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Feminist groups demand action to ‘stop anti-rights infiltration’ at the UN

Global organisations call on UN agencies to ‘stop access to decision-making’ for opponents of women’s and LGBT rights and warn of dangers ahead

Tatev.jpg Claire Provost author pic
Tatev Hovhannisyan Claire Provost
17 June 2021, 8.00am
Former US president Donald Trump addresses the United Nations General Assembly, 2017
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White House Photo / Alamy Stock Photo. All rights reserved

A coalition of more than 20 global organisations are calling on UN agencies to “stop access to decision-making” for opponents of women’s and LGBT rights.

The Observatory on the Universality of Rights (OURs) – which brings together groups including feminist NGO the Association for Women’s Rights in Development (AWID) and the Coaliton for Sexual and Bodily Rights in Muslim Societies (CSBR) – launched their ‘call to action’ today (17 June) alongside a report called 'Rights at Risk: Time for Action'.

“We can no longer afford to wait,” says OURs’ call to action, warning that “many of our human rights spaces and processes have already been undermined” by ultra-conservative groups that are increasingly active at the UN level.

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“Historically, the United Nations has been an important site for feminist and social movement gains,” it says. “We call for red lines and concrete action to stem the tide of anti-rights infiltration” – including limiting these groups’ access to UN officials.

The UN, it continues, should be “upholding rights related to gender and sexuality as universal and inalienable, indivisible, and interrelated to all other rights, and rejecting all attempts to put the rights of any one group against another”.

Umyra Ahmad from AWID said that attacks on women’s and LGBT rights at the UN are “alarmingly well-coordinated” and called on UN officials to “stop legitimising anti-rights actors and block their access to power”.

International Women’s Rights Action Watch Asia Pacific (IWRAW-AP) told openDemocracy that “much greater transparency” at the UN is also needed to ensure that marginalised groups’ rights “won't be bartered away at the international level”.

‘Many of our human rights spaces and processes have already been undermined’

The World Health Assembly recently passed a resolution led by Italy to grant the Vatican, which opposes sexual and reproductive rights, a formal role in UN health talks.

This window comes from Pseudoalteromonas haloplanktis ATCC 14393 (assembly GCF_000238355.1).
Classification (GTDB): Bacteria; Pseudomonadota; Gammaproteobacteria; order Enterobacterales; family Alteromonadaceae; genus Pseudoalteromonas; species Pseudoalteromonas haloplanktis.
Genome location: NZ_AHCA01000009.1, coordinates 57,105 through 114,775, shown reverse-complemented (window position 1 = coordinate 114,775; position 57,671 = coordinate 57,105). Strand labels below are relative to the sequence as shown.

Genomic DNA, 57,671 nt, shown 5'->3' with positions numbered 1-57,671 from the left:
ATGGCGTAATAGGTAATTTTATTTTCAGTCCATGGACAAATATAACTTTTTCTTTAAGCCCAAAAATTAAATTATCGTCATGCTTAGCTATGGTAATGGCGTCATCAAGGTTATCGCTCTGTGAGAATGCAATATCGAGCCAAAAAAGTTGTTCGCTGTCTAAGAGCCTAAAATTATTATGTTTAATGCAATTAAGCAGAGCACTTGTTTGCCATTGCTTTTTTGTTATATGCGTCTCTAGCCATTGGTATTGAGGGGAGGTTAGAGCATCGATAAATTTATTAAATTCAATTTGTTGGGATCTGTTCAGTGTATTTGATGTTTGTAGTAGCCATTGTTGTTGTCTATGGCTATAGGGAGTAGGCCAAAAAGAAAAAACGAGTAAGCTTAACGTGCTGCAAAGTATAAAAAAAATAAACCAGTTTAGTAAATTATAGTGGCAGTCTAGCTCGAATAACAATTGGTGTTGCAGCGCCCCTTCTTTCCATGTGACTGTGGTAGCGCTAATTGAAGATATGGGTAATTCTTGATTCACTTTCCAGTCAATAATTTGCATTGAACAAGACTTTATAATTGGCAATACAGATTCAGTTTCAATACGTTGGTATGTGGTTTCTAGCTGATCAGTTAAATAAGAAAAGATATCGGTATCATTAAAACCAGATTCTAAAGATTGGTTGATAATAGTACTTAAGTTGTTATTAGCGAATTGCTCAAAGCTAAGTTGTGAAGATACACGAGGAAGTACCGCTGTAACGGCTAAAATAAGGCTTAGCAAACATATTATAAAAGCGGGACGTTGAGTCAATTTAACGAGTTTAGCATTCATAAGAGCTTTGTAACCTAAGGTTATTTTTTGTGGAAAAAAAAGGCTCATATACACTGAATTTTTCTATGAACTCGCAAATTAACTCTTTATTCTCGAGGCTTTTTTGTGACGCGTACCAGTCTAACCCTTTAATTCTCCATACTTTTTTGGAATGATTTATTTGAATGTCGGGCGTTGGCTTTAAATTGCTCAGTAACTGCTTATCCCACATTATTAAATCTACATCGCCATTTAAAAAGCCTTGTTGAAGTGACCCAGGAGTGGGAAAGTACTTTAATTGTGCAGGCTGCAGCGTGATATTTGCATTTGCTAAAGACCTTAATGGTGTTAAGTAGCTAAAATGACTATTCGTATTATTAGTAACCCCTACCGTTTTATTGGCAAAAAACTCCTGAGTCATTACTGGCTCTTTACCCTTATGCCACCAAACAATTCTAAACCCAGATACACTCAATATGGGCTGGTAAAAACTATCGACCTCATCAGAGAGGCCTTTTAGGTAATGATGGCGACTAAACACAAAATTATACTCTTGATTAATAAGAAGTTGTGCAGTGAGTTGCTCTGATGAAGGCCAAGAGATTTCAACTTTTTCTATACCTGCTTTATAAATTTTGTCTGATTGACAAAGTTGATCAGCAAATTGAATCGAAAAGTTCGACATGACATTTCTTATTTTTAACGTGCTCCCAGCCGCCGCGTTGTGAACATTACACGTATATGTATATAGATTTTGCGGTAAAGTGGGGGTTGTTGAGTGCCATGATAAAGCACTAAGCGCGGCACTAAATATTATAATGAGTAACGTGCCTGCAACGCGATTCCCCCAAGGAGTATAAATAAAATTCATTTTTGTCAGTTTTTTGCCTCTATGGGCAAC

Last year, openDemocracy revealed that a US Christian Right group had trained African government officials to lobby against sex education that is LGBT-inclusive.

Today’s report identifies a range of ways in which anti-rights groups have “infiltrated the UN” – including such trainings to influence government delegates and campaigns to “water down” human rights agreements.

While some of these anti-rights groups “seek to infiltrate and shape the system to their aims […] others seek to undermine the system,” the report continues, noting that some have also campaigned to defund UN agencies including the World Health Organization.

NGOs can apply for ‘consultative status’ at the UN, which gives them access to meetings, state delegates and UN officials, and the ability to host side events. Progressive groups have used this status to advocate at the UN for years, but now a growing number of ultra-conservative organisations are adopting the same tactic.

Some governments – including the former Trump administration in the US – have also invited groups that oppose women’s and LGBT rights to join their official delegations.

Beyond the UN

“We face a global backlash,” warns the OURs report, “against the right of each and every person to live freely and safely in their body and identity.”

The report also details how ultra-conservative groups have sought to deepen their influence beyond the UN, in regional intergovernmental systems including in Europe.

For instance, it describes how some of these groups successfully campaigned at the European Parliament for a new special rapporteur to “protect Christians”.

Alliance Defending Freedom (ADF), a US-based Christian Right group, managed to secure NGO ‘participatory status’ at the Council of Europe, but lost it in 2020 following its extensive campaigning against the Istanbul Convention on gender-based violence.

ADF is one of the dozens of US Christian Right groups that openDemocracy revealed last year have spent millions of dollars around the world over the last decade.

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